5 tips to enjoy snowshoe running!
Velofix Ottawa isn’t ALL about bikes. We service a variety of equipment and we love being active – whether it’s cycling, running, skiing, hiking, yoga, etc. This articles takes a short break from bike talk and focuses on one of our other favorite sports.
Snowshoe hiking has been around for thousands of years. Snowshoeing is great, for many reasons. It’s a fun way to embrace winter, it’s a good workout, can be social and it takes you places you normally couldn’t go with regular shoes.
There’s new category of snowshoeing that outdoor enthusiasts are flocking to: snowshoe running! Running snowshoes are narrower and lighter than their hiking counterparts, which give you a little more flexibility on the type of terrain you can run on. A lot of our summer running trails and mountain bike paths make for great snowshoe running in the winter. With a few tips and pointers, you can enjoy snowshoe running to! Here’s velofix Ottawa’s top 5 suggestion to make the most out of snowshoe running:
Dress for the weather!
-Like winter cycling, or running outdoors, you have to dress for the occasion. The clothes you wear for snowshoe hiking are likely too heavy and warm for you to run in comfortably. Consider wearing a good moisture wicking base layer against your skin, a wind-breaker layer facing the elements, and something in between, depending on conditions. You’ll have a lot more fun if you’re not overheating.
Cover your ankles
-When running, your socks might slide down and your pant legs might slide up. Having cold ankles can be uncomfortable and could cause injury. My suggestion is to overlap your layers and make sure they’re snug. I like to wear a set of athletic socks that are mid-calf or lower-calf, then pull my base layer over my socks, down to my ankles, followed by warm winter sock over my base layer and my wind-breaking pants over my winter socks. That stops snow from touching the skin directly and keeps you warm.
-Aside from dressing properly to enjoy your outing, having the right running technique helps too! The biggest difference between snowshoe walking and running is that you should shorten your stride and really pronounce the foot strike. The shorter stride will increase your cadence (or “turnover”), making it easier to tackle obstacles. The punchy forefoot strike avoids heel drag, added friction and allows you to spring into your next stride.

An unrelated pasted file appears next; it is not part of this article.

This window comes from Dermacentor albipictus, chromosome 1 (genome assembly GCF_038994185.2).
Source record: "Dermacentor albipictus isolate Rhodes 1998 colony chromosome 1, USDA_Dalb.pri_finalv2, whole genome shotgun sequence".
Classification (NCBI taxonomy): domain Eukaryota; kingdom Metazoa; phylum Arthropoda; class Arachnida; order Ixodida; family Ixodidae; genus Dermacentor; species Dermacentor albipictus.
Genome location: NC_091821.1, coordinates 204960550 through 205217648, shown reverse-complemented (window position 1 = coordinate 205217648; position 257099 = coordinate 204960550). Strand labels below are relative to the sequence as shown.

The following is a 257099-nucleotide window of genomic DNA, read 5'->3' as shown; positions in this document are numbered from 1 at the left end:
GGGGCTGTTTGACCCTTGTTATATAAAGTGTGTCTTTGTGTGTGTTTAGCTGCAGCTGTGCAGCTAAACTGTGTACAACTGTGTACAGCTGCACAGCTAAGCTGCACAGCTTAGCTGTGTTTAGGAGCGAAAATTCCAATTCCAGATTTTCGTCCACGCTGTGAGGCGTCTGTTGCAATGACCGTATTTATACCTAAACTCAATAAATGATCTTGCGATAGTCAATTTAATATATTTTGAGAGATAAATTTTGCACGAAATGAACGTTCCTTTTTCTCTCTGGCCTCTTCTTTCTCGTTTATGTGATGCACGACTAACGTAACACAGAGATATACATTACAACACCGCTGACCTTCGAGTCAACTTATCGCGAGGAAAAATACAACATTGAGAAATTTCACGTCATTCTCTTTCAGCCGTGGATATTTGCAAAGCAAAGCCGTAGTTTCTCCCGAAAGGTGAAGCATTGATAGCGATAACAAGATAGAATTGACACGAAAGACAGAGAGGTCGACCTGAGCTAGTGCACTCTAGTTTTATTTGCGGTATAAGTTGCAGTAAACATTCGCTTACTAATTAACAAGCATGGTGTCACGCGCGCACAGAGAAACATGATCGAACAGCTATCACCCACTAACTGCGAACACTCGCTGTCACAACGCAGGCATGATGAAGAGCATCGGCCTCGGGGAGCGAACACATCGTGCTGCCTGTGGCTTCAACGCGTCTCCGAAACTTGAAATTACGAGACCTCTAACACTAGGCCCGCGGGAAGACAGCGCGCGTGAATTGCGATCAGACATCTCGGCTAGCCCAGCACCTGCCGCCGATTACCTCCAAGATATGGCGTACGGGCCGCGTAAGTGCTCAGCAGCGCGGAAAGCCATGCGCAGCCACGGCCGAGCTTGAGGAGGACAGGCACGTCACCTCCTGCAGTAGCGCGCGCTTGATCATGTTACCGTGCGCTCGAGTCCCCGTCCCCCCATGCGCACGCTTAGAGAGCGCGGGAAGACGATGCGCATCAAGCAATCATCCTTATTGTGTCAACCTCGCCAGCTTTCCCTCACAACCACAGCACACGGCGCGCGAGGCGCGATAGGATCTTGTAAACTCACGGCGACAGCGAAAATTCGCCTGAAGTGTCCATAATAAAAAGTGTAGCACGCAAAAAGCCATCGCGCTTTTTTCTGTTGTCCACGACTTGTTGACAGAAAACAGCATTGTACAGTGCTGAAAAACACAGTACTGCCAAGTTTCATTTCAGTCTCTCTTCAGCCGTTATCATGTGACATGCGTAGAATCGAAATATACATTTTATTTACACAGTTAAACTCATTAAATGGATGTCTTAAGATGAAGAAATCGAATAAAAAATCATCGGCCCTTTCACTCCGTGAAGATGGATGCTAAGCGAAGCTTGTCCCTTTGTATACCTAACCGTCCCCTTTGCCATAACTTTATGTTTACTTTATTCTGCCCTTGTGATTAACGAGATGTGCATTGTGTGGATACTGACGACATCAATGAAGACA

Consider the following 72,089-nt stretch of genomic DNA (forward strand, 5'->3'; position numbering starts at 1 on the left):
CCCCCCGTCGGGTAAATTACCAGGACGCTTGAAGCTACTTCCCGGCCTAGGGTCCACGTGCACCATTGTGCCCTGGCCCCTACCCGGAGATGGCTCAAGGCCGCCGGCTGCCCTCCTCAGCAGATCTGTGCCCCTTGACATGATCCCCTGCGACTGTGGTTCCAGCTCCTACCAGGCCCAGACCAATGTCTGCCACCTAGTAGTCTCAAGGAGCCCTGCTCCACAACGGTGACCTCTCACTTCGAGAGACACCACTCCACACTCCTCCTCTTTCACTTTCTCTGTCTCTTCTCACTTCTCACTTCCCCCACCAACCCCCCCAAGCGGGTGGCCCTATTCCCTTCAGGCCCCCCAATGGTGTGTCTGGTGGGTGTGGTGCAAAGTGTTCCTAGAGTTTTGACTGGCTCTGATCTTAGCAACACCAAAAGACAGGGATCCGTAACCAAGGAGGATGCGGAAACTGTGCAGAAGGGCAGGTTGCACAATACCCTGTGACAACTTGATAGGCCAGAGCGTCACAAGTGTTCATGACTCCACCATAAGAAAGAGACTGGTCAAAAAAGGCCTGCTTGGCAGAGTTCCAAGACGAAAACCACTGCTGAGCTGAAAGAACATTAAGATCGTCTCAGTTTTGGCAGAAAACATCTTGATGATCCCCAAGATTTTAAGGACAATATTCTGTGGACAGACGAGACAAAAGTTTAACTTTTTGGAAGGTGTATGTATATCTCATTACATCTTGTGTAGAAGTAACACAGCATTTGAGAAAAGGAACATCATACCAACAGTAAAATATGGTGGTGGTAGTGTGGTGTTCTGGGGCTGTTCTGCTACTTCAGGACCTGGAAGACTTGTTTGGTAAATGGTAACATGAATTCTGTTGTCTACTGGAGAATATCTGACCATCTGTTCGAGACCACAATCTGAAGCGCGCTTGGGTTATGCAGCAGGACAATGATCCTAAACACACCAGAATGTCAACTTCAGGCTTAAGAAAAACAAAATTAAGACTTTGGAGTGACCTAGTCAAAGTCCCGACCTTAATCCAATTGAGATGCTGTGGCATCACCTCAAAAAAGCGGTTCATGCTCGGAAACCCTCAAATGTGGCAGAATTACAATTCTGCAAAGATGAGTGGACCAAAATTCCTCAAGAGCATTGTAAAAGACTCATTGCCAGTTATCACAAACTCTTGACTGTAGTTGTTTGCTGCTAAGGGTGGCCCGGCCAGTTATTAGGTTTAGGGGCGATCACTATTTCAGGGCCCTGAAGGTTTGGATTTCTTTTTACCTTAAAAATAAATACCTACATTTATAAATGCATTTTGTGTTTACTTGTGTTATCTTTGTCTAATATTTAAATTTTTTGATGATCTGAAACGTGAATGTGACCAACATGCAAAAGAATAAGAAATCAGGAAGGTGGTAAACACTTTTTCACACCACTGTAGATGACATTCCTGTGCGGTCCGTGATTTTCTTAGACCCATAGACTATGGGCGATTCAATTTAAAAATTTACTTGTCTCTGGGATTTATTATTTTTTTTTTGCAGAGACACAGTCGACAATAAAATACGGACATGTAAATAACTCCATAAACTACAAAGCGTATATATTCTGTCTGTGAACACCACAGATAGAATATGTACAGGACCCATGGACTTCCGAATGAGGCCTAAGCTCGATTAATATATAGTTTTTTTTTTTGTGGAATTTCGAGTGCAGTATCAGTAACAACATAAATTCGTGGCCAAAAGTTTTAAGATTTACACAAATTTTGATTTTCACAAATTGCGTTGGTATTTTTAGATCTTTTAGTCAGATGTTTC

Get the right snowshoes
-In the bike world, there’s a bike for every type of riding: road, mountain, touring, gravel, etc, and it’s important to choose the right equipment for the riding you’re doing. In the snowshoe world, it’s important to pick the right snowshoes for the terrain and type of exercise you’re doing. The shorter and narrower the snowshoe, the better suited it is for running on packed trails. The looser the snow is and the slower you’ll be moving (think running vs walking vs hiking), the longer and wider you’ll want your snowshoes to be.
Go with friends!
-Most sports are more fun with friends. Ottawa has some of the best network of trails and parc for us to enjoy. Most recently, Ottawa open the SJAM trails (http://www.wintertrail.ca/about/). These multi-use paths are great for fat biking, skiing, and snowshoeing. For the month of March, velofix Ottawa wants to support the SJAM trails and help give them a little bit of funding to buy the equipment. Email Adam@velofix.com for more details on the #velofixGive30 challenge. In this challenge, we want you to commit to 30 minutes of exercise, daily! If you miss a day, pledge to donate to SJAM and velofix Ottawa will match your donation up to $30.